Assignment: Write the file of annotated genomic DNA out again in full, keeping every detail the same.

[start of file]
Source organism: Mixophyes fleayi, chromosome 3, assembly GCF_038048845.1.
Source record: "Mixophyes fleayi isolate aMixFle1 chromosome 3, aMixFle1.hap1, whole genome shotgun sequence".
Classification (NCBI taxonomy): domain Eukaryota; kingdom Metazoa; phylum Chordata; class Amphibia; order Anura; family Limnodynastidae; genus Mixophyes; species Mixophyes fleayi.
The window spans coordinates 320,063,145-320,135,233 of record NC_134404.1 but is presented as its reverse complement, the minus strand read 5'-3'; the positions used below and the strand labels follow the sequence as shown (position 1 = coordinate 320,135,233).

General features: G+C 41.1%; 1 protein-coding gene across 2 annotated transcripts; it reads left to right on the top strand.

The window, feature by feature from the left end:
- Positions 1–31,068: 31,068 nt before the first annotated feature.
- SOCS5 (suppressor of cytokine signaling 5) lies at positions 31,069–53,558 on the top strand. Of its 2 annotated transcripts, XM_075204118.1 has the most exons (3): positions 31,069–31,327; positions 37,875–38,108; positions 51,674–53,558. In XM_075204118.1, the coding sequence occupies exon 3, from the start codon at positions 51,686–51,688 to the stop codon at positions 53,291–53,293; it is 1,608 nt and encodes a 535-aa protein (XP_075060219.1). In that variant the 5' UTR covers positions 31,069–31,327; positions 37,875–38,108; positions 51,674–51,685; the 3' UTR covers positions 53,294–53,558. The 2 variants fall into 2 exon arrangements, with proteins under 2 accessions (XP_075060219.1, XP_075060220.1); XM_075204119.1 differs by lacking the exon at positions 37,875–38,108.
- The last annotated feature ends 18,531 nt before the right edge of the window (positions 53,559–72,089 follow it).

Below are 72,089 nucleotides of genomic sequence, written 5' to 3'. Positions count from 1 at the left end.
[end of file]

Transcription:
Source organism: Mixophyes fleayi, chromosome 3, assembly GCF_038048845.1.
Source record: "Mixophyes fleayi isolate aMixFle1 chromosome 3, aMixFle1.hap1, whole genome shotgun sequence".
Classification (NCBI taxonomy): domain Eukaryota; kingdom Metazoa; phylum Chordata; class Amphibia; order Anura; family Limnodynastidae; genus Mixophyes; species Mixophyes fleayi.
The window spans coordinates 320,063,145-320,135,233 of record NC_134404.1 but is presented as its reverse complement, the minus strand read 5'-3'; the positions used below and the strand labels follow the sequence as shown (position 1 = coordinate 320,135,233).

General features: G+C 41.1%; 1 protein-coding gene across 2 annotated transcripts; it reads left to right on the top strand.

The window, feature by feature from the left end:
- Positions 1–31,068: 31,068 nt before the first annotated feature.
- SOCS5 (suppressor of cytokine signaling 5) lies at positions 31,069–53,558 on the top strand. Of its 2 annotated transcripts, XM_075204118.1 has the most exons (3): positions 31,069–31,327; positions 37,875–38,108; positions 51,674–53,558. In XM_075204118.1, the coding sequence occupies exon 3, from the start codon at positions 51,686–51,688 to the stop codon at positions 53,291–53,293; it is 1,608 nt and encodes a 535-aa protein (XP_075060219.1). In that variant the 5' UTR covers positions 31,069–31,327; positions 37,875–38,108; positions 51,674–51,685; the 3' UTR covers positions 53,294–53,558. The 2 variants fall into 2 exon arrangements, with proteins under 2 accessions (XP_075060219.1, XP_075060220.1); XM_075204119.1 differs by lacking the exon at positions 37,875–38,108.
- The last annotated feature ends 18,531 nt before the right edge of the window (positions 53,559–72,089 follow it).

Below are 72,089 nucleotides of genomic sequence, written 5' to 3'. Positions count from 1 at the left end.